Sacred Games(8-part series on Netflix)
Starring Saif Ali Khan,Nawazuddin Siddiqui, Radhika Apte
Directed by Anurag Kashyap, Vikramaditya Motwane
Rating:** ½(two a half stars)
The bleak bleeding people of Anurag Kashyap’s desperately criminalized kingdom never seemed more doomed than they do in this sprawling saga of the Mumbai’s underworld brought in a 8 -part series of one hour each.
There is nothing sacred about Sacred Games. Not even the source-text from which the series is adapted. The characters and the time frames are yanked out of their original context to appear more ‘relevant’. It’s a world of irredeemable immorality infused with a sense of fatal selfimportance that comes to two kinds of people in this world : the genius and the delusional.
No points for guessing which category Kashyap’s people populate as they frantically kill maim and copulate…. Not necessarily in that order. By the time I reached the fourth episode of this exhausting life-sapping peregrination into the province of perversion I seriously began to wonder when Kashyap’s world would open up and walk into the sunshine.
The nocturnal nose-bleeding and coarse-breeding of his characters is beginning to get repetitive and also annoying in its arrogant assertion of a sullied lifestyle that probably exists in the underbelly. But do we have to keep visiting the scummy stratosphere as Kashyap scavenges the armpit of civilization over and over again in search of …only he can tell us what!
What we see on screen are characters we’ve seen in Kashyap’s cinema repeatedly. Nawazuddin Siddiqui and Saif Ali Khan play against each other as sociopath and law enforcer who soon find themselves exchanging each other’s moral ground in the dark corners of the frames where the camera lurks with sinister designs.We are constantly reminded of the thin line that divides wrong from right as the characters tear into the innards of their brutish selfinterest.
We’ve seen this conflict between Nawazuddin and Vicky Kaushal in Anurag Kashyap’s aptly titled Ugly. Scared Games is no less sordid and squalid in mood .The space and freedom afforded on the internet adds to the profusion and profanities and perversion . You will hear a lot more ‘chu..’ and ‘maderc..’ in Sacred Games than you would if Vikram Chandra’s novel had gone to the big screen.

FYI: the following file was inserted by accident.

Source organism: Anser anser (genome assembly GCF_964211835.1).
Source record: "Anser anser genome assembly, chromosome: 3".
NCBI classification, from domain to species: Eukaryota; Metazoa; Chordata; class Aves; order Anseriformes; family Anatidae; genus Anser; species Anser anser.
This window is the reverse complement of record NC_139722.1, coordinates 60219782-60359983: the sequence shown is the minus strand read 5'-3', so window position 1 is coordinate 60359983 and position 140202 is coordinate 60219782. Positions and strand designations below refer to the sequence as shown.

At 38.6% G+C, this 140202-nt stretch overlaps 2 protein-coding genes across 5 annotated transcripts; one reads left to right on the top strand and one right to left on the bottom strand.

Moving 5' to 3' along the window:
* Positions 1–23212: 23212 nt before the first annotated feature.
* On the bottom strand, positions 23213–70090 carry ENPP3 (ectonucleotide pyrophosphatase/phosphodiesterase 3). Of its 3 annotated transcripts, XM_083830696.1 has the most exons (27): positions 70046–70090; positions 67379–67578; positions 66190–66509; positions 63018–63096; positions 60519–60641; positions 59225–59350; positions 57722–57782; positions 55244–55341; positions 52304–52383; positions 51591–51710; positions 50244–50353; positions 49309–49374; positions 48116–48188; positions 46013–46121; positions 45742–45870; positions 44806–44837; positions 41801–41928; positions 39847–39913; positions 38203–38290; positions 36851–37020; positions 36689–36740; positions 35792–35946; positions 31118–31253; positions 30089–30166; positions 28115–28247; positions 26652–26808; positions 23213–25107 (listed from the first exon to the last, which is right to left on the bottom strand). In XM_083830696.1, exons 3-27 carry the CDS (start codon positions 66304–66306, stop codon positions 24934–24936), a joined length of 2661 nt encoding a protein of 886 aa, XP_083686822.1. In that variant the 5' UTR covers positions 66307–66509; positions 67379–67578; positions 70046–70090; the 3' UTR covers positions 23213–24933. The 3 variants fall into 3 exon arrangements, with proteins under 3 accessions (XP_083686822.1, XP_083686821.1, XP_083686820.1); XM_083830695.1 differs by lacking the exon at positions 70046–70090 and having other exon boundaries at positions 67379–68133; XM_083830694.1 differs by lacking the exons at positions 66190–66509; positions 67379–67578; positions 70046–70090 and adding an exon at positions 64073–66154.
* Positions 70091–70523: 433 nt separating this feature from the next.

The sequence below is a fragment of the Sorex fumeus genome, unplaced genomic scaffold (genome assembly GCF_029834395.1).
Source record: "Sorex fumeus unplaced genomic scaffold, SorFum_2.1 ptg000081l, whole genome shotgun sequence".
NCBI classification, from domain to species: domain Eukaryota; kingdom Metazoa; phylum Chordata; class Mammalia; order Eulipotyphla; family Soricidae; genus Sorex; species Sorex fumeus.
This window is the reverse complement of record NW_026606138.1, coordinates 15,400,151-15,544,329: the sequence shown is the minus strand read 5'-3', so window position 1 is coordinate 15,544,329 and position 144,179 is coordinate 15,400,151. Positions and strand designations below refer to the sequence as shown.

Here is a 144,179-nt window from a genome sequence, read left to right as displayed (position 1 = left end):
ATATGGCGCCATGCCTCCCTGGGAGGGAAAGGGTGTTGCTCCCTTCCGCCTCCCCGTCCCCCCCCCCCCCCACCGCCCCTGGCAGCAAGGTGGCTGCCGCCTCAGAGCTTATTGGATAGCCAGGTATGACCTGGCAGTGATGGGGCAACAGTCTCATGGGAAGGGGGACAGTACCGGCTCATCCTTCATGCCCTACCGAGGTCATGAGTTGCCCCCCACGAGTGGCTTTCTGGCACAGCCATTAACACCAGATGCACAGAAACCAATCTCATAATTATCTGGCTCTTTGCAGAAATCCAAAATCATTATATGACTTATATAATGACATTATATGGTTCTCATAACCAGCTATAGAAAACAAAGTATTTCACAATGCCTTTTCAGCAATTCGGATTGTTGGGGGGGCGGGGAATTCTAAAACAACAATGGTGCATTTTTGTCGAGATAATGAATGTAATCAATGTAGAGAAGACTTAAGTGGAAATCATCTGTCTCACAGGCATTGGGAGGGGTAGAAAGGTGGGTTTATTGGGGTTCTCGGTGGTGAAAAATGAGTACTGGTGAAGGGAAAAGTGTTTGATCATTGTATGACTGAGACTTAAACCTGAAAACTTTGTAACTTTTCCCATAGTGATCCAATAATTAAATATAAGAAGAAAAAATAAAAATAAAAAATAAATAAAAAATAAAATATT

This torrent of imprecations is not necessarily an indication of the maturation that the Indian visual medium has achieved in its transition into a post-censorial nirvana
The series has some very strong performers struggling to make sense of a city that has lost its equilibrium. I wish there was more of Neeraj Kabi and Aamir Bashir as morally ambivalent cops. Super-talented actors like Girish Kulkarni, Pankaj Tripathi, Shalini Vats and Geetanjali Thapa are frozen in their tracks by the rush of guttural realism that is splashed on them like unwanted colours during Holi.
And little Sunny Pawar who stole the show as young Dev Patel in Lion would have done the same to Nawaz if he had been given a bit more footage. Radhika Apte plays the third most important character.A RAW agent in austere clothes and stern sandals, Apte’s Anjali is on the prowl as she constantly looks into the distance with a faraway look, as if she was trying to recall how many times she has been in this kind of critically paranoiac situations.
Sacred Games could have been much tighter edited. The characters wallow in their squalor , revel in the drama of deviation and sink into their moral morass . While Saif Ali Khan looks distinctly discomforted in his Sardarji avatar, Nawazuddin is very much at home playing the smirky sociopath. But I’ve seriously begun to wonder if he can play anything else.
By the time Nawaz got down to having frenzied anal sex with a transgender-dancer-seductress named Cuckoo(played with much pouty enthusiasm and very little poignancy by Kubbra Sait) I lost hope of the narrative getting a firm grip over Vikram Chandra’s novel about a terror threat over Mumbai.
When Chandra wrote the novel the concept of Mumbai being destroyed was chilling.Now it seems like the city’s potential to self-destruct is stronger than any extraneous threat . Sacred Games says and does nothing that makes us sit up and stare in wonderment. It is all in a day’s work…or maybe a few days’ work, considering the running time of show that tries to keep pace with characters who just don’t know where to stop.